A cosmic perspective in everyday life

It can be intimidating to consider the size, scale, and scope of the universe in space and time, and to compare it to the size and length of our everyday lives.  It can make many of our daily concerns seem not merely small and trivial, but utterly irrelevant on the scale of all that happens.  If we’re not careful, it can even drive us into nihilism, or something close to it.  On a cosmic scale, nothing we do ever really matters or seems at first glance to have an impact.  This can be daunting and disheartening.

While I think it’s not useful to go so far as to conclude that everything that happens to everyone is truly meaningless, I do think that taking a larger perspective—even a cosmic perspective—can be both illuminating and useful and might even make us approach life more rationally and more productively. Continue reading “A cosmic perspective in everyday life”

Never hate your interlocutors

There’s a moment in “The Godfather: Part III” when Michael Corleone says to Vincent, Sonny Corleone’s hotheaded illegitimate son, “Never hate your enemies; it affects your judgment.”  These may be some of the most useful words in that whole excellent movie series, words that apply to the world and to human interaction generally, perhaps more than ever before in our modern world of politics and social media.

Anyone who has spent a significant amount of time on social media, at least when dealing with political and social issues, has seen the face of the problem this aphorism addresses.  Anyone who has followed politics has also seen it.  We tend to address our issues and disagreements in the real world as though they are zero-sum games—contests in which there can be only one winner and one loser, where any gain by the “other side” is a loss for “our side.”  Perhaps as an automatic defense against the distress of having to face our fellow humans in such a contest, we demonize our “enemies.”  Unfortunately, this approach quickly becomes counter-productive, because—as Michael Corleone rightly points out—to demonize others, to hate them, impairs our judgment.  If we see another person as inherently reprehensible, then to give him or her any ground, at any level, is to seem to reward what we perceive as evil and, given the zero-sum assumption, to penalize the good. Continue reading “Never hate your interlocutors”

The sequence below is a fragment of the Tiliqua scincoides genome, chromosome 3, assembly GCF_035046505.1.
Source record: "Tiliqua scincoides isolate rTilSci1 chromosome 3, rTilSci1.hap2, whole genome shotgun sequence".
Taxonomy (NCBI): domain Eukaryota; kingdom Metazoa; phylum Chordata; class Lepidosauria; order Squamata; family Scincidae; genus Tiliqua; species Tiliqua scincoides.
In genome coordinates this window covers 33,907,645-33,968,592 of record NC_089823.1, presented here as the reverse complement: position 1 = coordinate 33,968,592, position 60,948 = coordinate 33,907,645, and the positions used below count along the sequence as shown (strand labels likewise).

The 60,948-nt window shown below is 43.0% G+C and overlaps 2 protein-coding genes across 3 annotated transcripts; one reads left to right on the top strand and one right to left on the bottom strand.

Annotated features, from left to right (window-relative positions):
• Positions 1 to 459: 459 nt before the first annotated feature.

The good/evil number line

During the last presidential election (some of you may remember it) occasional memes floated through social media making pronouncements to the effect that choosing the lesser of two evils (e.g. Hillary Clinton vs. Donald Trump in these memes’ cases) is still choosing evil.  These memes often came from first hopeful, then frustrated, Bernie Sanders supporters, but it’s a notion that’s by no means confined to such groups.  Ideologues of all stripes, from the religious, to the political, to the social-scientific and beyond, fall prey to the classic mental fallacy of the false dichotomy—the notion that the world is divided into two absolute, opposite natures, and that if their own ideas are pure and good (nearly everyone, on all sides, seems to believe this of themselves), then any choice other than the pure realization of their ideas in all forms is somehow a descent into evil.  Many people implicitly believe that even to choose the “lesser of two evils” is somehow to commit a moral betrayal that can be even worse than simply choosing evil for its own sake.

I hope to explode this notion as the destructive claptrap that it is. Continue reading “The good/evil number line”

Stop respecting emotions so much

I’ve said it before in other venues, but it bears repeating:  as a society, we need to stop giving so much respect and deference to emotions.  I’ve gotten push-back on this idea before, but it’s really not that radical, nor that negative, a proposal.

I’m not recommending that we abandon emotions altogether (if that were even possible), or try to suppress them, a la the Vulcans in Star Trek.  Emotions are a real, and significant, part of the experience of life.  Everyone has them, and they are interesting and important.  I don’t want to deny the validity and reality of any person’s emotional experiences, nor to dismiss the real pain and joy that emotional reactions can entail.  The human experience is an emotional one, and emotional states can be useful in many ways.  Joy over a success can lead one to try to repeat it in the future.  Outrage over injustice can drive a person to act against it.  Fear, as Gavin deBecker has eloquently pointed out, can protect us from real danger, which still exists in the world despite all our advances. Continue reading “Stop respecting emotions so much”

Flat-Earthers and “hate speech” are good for us

I don’t know how often most of you notice the occasional noises of Flat-Earthers online, and particularly on social media, but I notice.  Encountering such absurdities can at times lead a reasonably educated person to feel that the world is going mad, that society is collapsing, and that—despite the cornucopia of information available to us—humans are breathtakingly stupid.

However, I’ve recently been reading John Stuart Mill’s “On Liberty,” and it gave me a new insight:  The fact the we encounter such vociferous and seemingly ridiculous expressions of contra-factual ideas is a sign of the health and strength of our discourse, rather than its deterioration. Continue reading “Flat-Earthers and “hate speech” are good for us”

Treat new laws like experiments